Why you should definitely visit Pokhara, while in Nepal
Pokhara is Nepal’s second city, and it is significantly different to Kathmandu. The air is clearer, the water sparkles, the mountains are closer, and the pace is generally more relaxed. That is, unless you’re up for one of the many outdoor adventure activities available in and around the city! Here are seven reasons why you should definitely visitPokhara while in Nepal.
It’s the gateway to the Annapurna region
Despite its individual loveliness, Pokhara is a tourist hub because it is the gateway to the Annapurna region in Western Nepal. Broadly speaking, the region refers to the areas around the Annapurna range, the Dhaulagiri Range and the Kaligandaki River Valley. It’s long been a popular region among travellers: it’s home to a variety of landscapes, a variety of cultures and variety of trekking trails. The mountain views are among the best in Nepal, while logistics are generally simple. Trekking in the Annapurnas usually means starting and ending in Pokhara, and it is a convenient jumping-off point.
Paddling on Fewa Tal
The watery jewel of Pokhara is Fewa Tal (Lake), which is edged by forested hills and has the pointy fishtail peak of Macchapucchare looming to one side. A favourite activity in Pokhara is paddling on the lake, and you can do this in various ways: hire a larger boat and guide for a group, hire a little boat and guide for just a couple of passengers, or take a kayak or other boat out alone. From the Lakeside promenade area you can paddle over to the other side of the lake, or just float in the centre and enjoy the views reflected in the smooth water. In the warmer seasons it’s even possible to go swimming from your boat, but it’s recommended that you paddle far from shore before doing this, as the water is full of weeds (and isn’t the cleanest) nearer the shores.
Day hike to Sarangkot
If you’re short on time or otherwise can’t go on a longer trek in the Annapurna Himalayas, a day hike up to Sarangkot is a good alternative. There are various routes up to this look-out point, but the most popular is the south trail, which starts at the lake. The path is forested most of the way, and quite steep, but the views down to Pokhara and across to the high snow-capped mountains make it worthwhile. Sarangkot is particularly busy during sunrise and sunset. If you want to go for sunrise, you’ll need to drive rather than hike.
Try paragliding (or even parahawking)
Sarangkot is also the paragliding starting point in Pokhara. If the thought of gracefully gliding above mountains and lakes appeals to you, then try paragliding. Pokhara is known to be one of the best paragliding destinations in the world, due to the spectacular mountain and lake views, as well as the stable air currents. Pokhara is also the only place in the world where you can try parahawking! Say what? This lesser-known adventure sport combines paragliding with falconry, as well as ecological conservation, as proceeds from flights go towards vulture conservation projects. Rescued and rehabilitated birds of prey (vultures rather than hawks, in fact) accompanyparagliders in the air. They are able to guide gliders to the best air thermals, as they naturally do so themselves to conserve energy when flying.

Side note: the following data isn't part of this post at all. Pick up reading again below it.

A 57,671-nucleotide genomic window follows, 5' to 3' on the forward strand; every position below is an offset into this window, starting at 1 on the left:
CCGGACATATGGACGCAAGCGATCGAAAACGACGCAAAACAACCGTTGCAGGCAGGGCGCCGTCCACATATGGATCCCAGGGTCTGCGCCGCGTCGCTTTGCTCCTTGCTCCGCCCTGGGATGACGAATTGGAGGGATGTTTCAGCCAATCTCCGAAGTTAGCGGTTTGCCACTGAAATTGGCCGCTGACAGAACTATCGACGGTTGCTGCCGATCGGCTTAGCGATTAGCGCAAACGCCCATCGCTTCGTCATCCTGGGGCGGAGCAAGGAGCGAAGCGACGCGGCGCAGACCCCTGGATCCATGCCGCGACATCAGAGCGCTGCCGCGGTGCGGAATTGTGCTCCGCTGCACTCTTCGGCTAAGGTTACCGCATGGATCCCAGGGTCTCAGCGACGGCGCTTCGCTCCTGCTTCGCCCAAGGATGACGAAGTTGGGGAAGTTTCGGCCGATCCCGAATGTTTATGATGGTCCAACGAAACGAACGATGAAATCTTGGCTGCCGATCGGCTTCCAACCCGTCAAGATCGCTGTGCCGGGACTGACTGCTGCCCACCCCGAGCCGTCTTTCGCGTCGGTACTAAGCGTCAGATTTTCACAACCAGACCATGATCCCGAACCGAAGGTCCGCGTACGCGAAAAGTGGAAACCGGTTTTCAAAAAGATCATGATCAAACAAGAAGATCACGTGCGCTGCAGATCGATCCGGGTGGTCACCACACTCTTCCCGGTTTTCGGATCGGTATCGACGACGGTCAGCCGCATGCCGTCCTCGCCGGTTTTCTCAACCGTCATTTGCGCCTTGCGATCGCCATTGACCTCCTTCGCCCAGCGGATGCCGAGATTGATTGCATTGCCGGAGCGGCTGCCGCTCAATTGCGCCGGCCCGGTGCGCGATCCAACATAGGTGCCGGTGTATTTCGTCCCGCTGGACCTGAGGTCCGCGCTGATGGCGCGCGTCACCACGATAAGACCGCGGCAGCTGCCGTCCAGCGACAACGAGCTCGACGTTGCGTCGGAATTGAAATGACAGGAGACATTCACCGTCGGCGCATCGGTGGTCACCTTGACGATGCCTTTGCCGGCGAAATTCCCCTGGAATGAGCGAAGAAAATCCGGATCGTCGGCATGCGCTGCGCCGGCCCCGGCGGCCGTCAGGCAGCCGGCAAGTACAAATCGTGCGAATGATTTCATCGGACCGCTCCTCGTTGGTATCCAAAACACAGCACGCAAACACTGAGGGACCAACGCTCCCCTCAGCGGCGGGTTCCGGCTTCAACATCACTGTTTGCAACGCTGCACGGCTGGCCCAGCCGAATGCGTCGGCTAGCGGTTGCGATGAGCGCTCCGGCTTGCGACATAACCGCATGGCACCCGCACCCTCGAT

Shanti Stupa lookout
For a shorter, easier alternative to hiking to the Sarangkot lookout, head to the Shanti Stupa (also called the Peace Pagoda) instead. Unlike most stupas in Nepal, this one is not actually ancient. It was built in 1973 by a Japanese Buddhist sect, Nipponzan-Myohoji. This organisation built similar stupas around the world, all symbolising world peace. As it sits on top of a hill, there are spectacular views down to Pokhara and across to the Himalayas from the stupa.
Visit the International Mountain Museum
This museum was opened in 2004, under the guidance of the Nepal Mountaineering Association, and is a short drive from the centre of Pokhara. The museum presents information on the history, culture,geology, plants and wildlife of the Himalayas, as well as the people who live here and who have climbed them. Outside is a ten-metre high climbable model of Mount Manaslu (one of the highest peaks in the region) as well as a 21 metre climbing wall, in case you aren’t able to climb one of the Himalayas’ mega-peaks!
While there are many outdoor activities and excursions in Pokhara to keep you entertained, it’s not necessary to do anything at all. The city is home to many high-quality spas, yoga and meditation studios and swimming pools, catering to all budgets. If you justwant to relax, or to combine pampering with more active pursuits, it’s all possible in Pokhara.
Great food and nightlife
The Lakeside area of Pokhara has some of the best selection of international food in Nepal (as well as plenty of Nepali options, of course). You can dine on pizza, Vietnamese, Italian, Indian, Spanish, Mexican, Japanese, Chinese, Korean… almost any kind of cuisine you could want. The bars and cafes situated on the lake front are particularly chilled out, and come with amazing views of the water and mountains. Many places offer great happy-hour drinks specials, so you can relax with a pre-dinner drink while watching the sun set, turning the sky and the lake pink.
Warmer winter climate
Pokhara’s elevation is 827 metres, as opposed toKathmandu’s 1400 metres. This means that it is significantly warmer for much of the year. Although Kathmandu never gets exceptionally cold, December and January can be quite chilly. These are the perfect months to head to Pokhara, which is a few degrees warmer and still sunny all day. Although it’s quite a small city, Pokhara’s beautiful setting--in the shadow of the Himalayas and beside a lake--makes it a must-visit location while in Nepal.
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